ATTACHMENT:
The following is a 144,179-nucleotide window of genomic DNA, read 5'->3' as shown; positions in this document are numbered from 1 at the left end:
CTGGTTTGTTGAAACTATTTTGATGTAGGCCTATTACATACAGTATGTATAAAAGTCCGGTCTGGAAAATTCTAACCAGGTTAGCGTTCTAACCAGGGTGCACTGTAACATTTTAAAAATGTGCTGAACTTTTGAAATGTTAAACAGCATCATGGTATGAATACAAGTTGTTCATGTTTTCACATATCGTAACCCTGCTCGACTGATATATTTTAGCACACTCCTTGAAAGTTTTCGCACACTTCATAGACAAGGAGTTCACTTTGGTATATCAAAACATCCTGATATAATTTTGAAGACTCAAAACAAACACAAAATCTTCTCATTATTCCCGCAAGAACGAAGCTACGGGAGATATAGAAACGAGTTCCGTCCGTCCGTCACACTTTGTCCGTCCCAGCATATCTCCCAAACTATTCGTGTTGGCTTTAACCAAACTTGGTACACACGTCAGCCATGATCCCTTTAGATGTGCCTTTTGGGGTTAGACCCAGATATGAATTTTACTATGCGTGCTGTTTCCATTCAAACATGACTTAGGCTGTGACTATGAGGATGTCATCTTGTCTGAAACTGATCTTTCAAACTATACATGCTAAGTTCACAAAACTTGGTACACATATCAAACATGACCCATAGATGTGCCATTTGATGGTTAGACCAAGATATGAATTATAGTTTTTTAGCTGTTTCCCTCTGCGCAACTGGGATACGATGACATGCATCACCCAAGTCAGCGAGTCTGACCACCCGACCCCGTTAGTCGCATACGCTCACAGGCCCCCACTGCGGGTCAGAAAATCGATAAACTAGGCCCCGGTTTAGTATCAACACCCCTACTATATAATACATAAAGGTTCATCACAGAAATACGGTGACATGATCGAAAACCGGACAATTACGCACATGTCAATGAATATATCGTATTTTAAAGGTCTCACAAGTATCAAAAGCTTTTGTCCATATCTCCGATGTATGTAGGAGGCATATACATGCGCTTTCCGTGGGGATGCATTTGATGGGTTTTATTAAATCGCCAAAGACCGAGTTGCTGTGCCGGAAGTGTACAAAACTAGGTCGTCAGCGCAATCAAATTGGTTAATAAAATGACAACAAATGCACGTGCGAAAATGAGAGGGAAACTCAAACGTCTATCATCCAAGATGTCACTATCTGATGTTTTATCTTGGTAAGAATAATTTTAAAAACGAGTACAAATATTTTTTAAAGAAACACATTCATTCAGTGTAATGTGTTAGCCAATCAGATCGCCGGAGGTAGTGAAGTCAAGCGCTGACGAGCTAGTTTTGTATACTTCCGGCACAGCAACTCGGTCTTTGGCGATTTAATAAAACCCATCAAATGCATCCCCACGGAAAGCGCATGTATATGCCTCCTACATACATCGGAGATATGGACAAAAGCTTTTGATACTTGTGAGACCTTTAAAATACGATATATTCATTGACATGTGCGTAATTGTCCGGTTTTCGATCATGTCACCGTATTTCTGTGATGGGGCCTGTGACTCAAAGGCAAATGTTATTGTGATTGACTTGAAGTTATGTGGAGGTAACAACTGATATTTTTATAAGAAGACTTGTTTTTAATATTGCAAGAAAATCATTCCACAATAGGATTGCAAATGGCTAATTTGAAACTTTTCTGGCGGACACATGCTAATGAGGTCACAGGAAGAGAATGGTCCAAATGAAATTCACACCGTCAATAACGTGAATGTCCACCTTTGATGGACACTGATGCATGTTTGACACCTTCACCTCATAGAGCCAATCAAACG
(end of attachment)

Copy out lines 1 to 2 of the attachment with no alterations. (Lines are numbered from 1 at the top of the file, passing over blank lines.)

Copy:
The following is a 144,179-nucleotide window of genomic DNA, read 5'->3' as shown; positions in this document are numbered from 1 at the left end:
CTGGTTTGTTGAAACTATTTTGATGTAGGCCTATTACATACAGTATGTATAAAAGTCCGGTCTGGAAAATTCTAACCAGGTTAGCGTTCTAACCAGGGTGCACTGTAACATTTTAAAAATGTGCTGAACTTTTGAAATGTTAAACAGCATCATGGTATGAATACAAGTTGTTCATGTTTTCACATATCGTAACCCTGCTCGACTGATATATTTTAGCACACTCCTTGAAAGTTTTCGCACACTTCATAGACAAGGAGTTCACTTTGGTATATCAAAACATCCTGATATAATTTTGAAGACTCAAAACAAACACAAAATCTTCTCATTATTCCCGCAAGAACGAAGCTACGGGAGATATAGAAACGAGTTCCGTCCGTCCGTCACACTTTGTCCGTCCCAGCATATCTCCCAAACTATTCGTGTTGGCTTTAACCAAACTTGGTACACACGTCAGCCATGATCCCTTTAGATGTGCCTTTTGGGGTTAGACCCAGATATGAATTTTACTATGCGTGCTGTTTCCATTCAAACATGACTTAGGCTGTGACTATGAGGATGTCATCTTGTCTGAAACTGATCTTTCAAACTATACATGCTAAGTTCACAAAACTTGGTACACATATCAAACATGACCCATAGATGTGCCATTTGATGGTTAGACCAAGATATGAATTATAGTTTTTTAGCTGTTTCCCTCTGCGCAACTGGGATACGATGACATGCATCACCCAAGTCAGCGAGTCTGACCACCCGACCCCGTTAGTCGCATACGCTCACAGGCCCCCACTGCGGGTCAGAAAATCGATAAACTAGGCCCCGGTTTAGTATCAACACCCCTACTATATAATACATAAAGGTTCATCACAGAAATACGGTGACATGATCGAAAACCGGACAATTACGCACATGTCAATGAATATATCGTATTTTAAAGGTCTCACAAGTATCAAAAGCTTTTGTCCATATCTCCGATGTATGTAGGAGGCATATACATGCGCTTTCCGTGGGGATGCATTTGATGGGTTTTATTAAATCGCCAAAGACCGAGTTGCTGTGCCGGAAGTGTACAAAACTAGGTCGTCAGCGCAATCAAATTGGTTAATAAAATGACAACAAATGCACGTGCGAAAATGAGAGGGAAACTCAAACGTCTATCATCCAAGATGTCACTATCTGATGTTTTATCTTGGTAAGAATAATTTTAAAAACGAGTACAAATATTTTTTAAAGAAACACATTCATTCAGTGTAATGTGTTAGCCAATCAGATCGCCGGAGGTAGTGAAGTCAAGCGCTGACGAGCTAGTTTTGTATACTTCCGGCACAGCAACTCGGTCTTTGGCGATTTAATAAAACCCATCAAATGCATCCCCACGGAAAGCGCATGTATATGCCTCCTACATACATCGGAGATATGGACAAAAGCTTTTGATACTTGTGAGACCTTTAAAATACGATATATTCATTGACATGTGCGTAATTGTCCGGTTTTCGATCATGTCACCGTATTTCTGTGATGGGGCCTGTGACTCAAAGGCAAATGTTATTGTGATTGACTTGAAGTTATGTGGAGGTAACAACTGATATTTTTATAAGAAGACTTGTTTTTAATATTGCAAGAAAATCATTCCACAATAGGATTGCAAATGGCTAATTTGAAACTTTTCTGGCGGACACATGCTAATGAGGTCACAGGAAGAGAATGGTCCAAATGAAATTCACACCGTCAATAACGTGAATGTCCACCTTTGATGGACACTGATGCATGTTTGACACCTTCACCTCATAGAGCCAATCAAACG